Home Offbeat A Beginner’s Guide to Meal Prepping: The Final Stretch

A Beginner’s Guide to Meal Prepping: The Final Stretch

Now that we’ve covered why you should meal prep for your family and how to gear up for the big day, it’s time to cover the culmination of all your hard work so far. It’s finally prepping day! It’s the day where you fill your kitchen with the smells of all the yummy food you won’t have to prepare for your family on a day that was terrible. You have my permission to put your enchiladas in the oven and hide in the pantry sipping on a glass of wine. It’ll be our little secret.

Make a Schedule

This might seem weird, but the goal is to maximize your efficiency. You should have a rough estimate on how much each prep time is needed per dish or item and how long it needs to cook. This is where the schedule comes in. I also suggest you have a few timers going at once, if you need help juggling that as well. Have everything situated on the page, outlined by 15-minute increments and have all prep times and cook times are written on the page. Follow your schedule as best as you can, but feel free to wing it if you need.


Have your storage containers ready

I prefer to get some of the disposable containers if I’m going to be putting something up for more than 5 days. Set up your dining table as a storage station, complete with hot pads, plastic wrap, storage baggies, and if you’re paranoid like me, some sanitizing wipes. (Some meat dishes are prepped and stored raw so that the marinade can help to tenderize the meat as it’s being thawed and it doesn’t overcook in the heating process. This is where the sanitizing wipes come into play.) There’s no need to get too fancy with it, just whatever works for you.


Multitasking at it’s finest

For me, I usually have between 2 and 3 things going at once, and I start with breakfast. While my omelet cups and banana bread is going in the oven, I can finish my overnight oats jars and pop them in the fridge. I might even have some mini waffles working on my mini waffle iron by the stove. There’s no reason for you to have as many things going as I do, but I’ve been meal prepping two times a month for almost 4 years, so I’ve practiced. Some meals need only to be prepped and put in the freezer, which cuts down on a lot of time and stolen fridge space. Know what needs to be done and get to work.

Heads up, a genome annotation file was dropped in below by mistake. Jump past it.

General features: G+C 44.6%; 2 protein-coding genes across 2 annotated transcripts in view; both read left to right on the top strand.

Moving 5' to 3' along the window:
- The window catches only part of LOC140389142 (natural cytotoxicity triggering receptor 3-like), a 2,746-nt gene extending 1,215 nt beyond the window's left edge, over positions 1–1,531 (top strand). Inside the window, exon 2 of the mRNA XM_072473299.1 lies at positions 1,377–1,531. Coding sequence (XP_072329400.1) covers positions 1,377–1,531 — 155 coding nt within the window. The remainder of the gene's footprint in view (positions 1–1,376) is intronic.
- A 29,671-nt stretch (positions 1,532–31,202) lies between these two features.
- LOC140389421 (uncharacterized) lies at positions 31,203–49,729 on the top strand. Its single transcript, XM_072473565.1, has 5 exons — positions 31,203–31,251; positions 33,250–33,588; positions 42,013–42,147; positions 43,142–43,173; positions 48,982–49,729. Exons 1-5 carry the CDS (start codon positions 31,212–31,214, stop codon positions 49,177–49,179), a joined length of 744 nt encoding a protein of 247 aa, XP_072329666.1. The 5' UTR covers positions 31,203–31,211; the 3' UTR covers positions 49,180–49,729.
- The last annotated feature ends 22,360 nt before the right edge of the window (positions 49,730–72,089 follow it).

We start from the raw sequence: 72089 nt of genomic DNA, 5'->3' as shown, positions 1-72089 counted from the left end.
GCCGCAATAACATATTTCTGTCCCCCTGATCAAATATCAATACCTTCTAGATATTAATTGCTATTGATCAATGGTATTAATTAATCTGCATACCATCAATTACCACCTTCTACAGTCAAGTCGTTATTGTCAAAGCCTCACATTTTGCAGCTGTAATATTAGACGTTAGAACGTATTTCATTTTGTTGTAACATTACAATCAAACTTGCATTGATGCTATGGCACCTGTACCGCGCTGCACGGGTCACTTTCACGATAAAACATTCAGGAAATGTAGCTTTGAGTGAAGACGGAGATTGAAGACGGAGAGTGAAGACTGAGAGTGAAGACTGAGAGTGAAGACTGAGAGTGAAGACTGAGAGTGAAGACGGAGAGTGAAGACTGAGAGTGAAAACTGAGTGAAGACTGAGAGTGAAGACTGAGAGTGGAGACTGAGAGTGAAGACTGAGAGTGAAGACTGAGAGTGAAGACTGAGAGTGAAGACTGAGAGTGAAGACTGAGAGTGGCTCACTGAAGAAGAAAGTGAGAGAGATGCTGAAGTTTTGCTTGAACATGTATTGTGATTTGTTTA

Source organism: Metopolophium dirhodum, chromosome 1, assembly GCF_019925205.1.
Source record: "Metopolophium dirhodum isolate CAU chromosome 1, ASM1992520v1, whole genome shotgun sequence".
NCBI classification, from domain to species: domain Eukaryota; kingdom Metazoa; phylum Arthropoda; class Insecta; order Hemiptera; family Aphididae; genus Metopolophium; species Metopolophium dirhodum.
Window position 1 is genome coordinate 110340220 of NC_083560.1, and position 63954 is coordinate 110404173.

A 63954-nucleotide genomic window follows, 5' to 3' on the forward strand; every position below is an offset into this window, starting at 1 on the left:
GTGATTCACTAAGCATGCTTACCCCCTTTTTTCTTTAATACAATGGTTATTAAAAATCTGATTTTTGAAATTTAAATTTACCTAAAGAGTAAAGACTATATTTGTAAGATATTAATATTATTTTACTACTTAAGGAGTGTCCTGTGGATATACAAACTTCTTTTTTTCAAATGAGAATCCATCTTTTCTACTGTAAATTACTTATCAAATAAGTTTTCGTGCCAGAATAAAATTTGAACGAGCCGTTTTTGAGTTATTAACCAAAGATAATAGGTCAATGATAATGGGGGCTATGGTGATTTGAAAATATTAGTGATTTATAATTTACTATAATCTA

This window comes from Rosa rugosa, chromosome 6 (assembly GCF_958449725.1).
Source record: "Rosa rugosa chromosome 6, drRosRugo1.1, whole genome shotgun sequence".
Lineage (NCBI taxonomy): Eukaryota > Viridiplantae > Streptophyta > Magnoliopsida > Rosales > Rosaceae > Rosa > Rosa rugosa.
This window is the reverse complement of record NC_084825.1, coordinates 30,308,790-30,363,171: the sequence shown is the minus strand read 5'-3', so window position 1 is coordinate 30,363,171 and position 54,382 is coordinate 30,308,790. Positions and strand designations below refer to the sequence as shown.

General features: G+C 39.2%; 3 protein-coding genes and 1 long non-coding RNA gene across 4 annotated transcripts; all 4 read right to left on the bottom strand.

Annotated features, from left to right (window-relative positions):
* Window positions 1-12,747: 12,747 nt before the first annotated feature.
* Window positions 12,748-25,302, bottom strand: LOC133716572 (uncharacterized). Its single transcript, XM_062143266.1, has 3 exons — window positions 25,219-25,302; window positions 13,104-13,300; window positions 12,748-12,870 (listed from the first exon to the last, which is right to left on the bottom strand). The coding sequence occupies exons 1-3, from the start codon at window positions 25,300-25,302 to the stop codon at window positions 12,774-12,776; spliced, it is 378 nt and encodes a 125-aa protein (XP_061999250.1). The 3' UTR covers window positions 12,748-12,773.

Store everything properly

You can also cut down on time when you know how everything needs to be stored and how to do so properly. For my omelet cups and waffles, those are cooled and either wrapped or bagged and tossed in the freezer. The overnight oats and banana bread get stored in the fridge. Sliced veggies and fruit can go either in the refrigerator, for raw snacks or in the freezer, based on how long you want them to last. Dried goods can be stored in an airtight container and put in the pantry or other dark, dry location. Each item will have it’s own storing directions and storing something improperly can cause illness and waste. Make sure you know before you start.


Bringing your food back to life

Now that you’ve done all the meal prep for the day (congrats!), you want to know how to bring your meals back to life. At least enough that your family will eat it. Sometimes you’ll forget what you made, or two different dishes will look so similar frozen that you can’t be sure if it’s enchiladas in that pan or some lasagna. While it can be fun to play dinner roulette, you can label everything with an index card, or just a permanent marker. Write down that the meal is and any relevant information, like oven temp and cook time. Things like your fully cooked breakfast burritos only need to be labeled, as you can just put them in the microwave and nuke until the desired temperature.


What about batch cooking?

Sometimes you don’t want to or even can’t spend a full day standing over the stove cooking. What about if there’s only one of you in your tiny apartment and recipes only seem to come in “family of six” sizes? This is where batch cooking comes in. It mainly just means that you make enough food for 2 or even 3 times the amount you’ll need for a single meal when you’re already cooking that meal for dinner. You separate out the extra portions at the time when you’d need to store it, continue will the single batch and save the rest for later! No weekend day was taken up for your cooking.


While this isn’t an in-depth look at how to meal prep, it does cover all the bases if you didn’t know where to look before. Start slow and work your way up to create a menu and a system that you prefer. It can seem pretty tedious, but when you realize all the time (and yes, money) that you’ll save by doing so, you might not want to let this meal prepping thing go.

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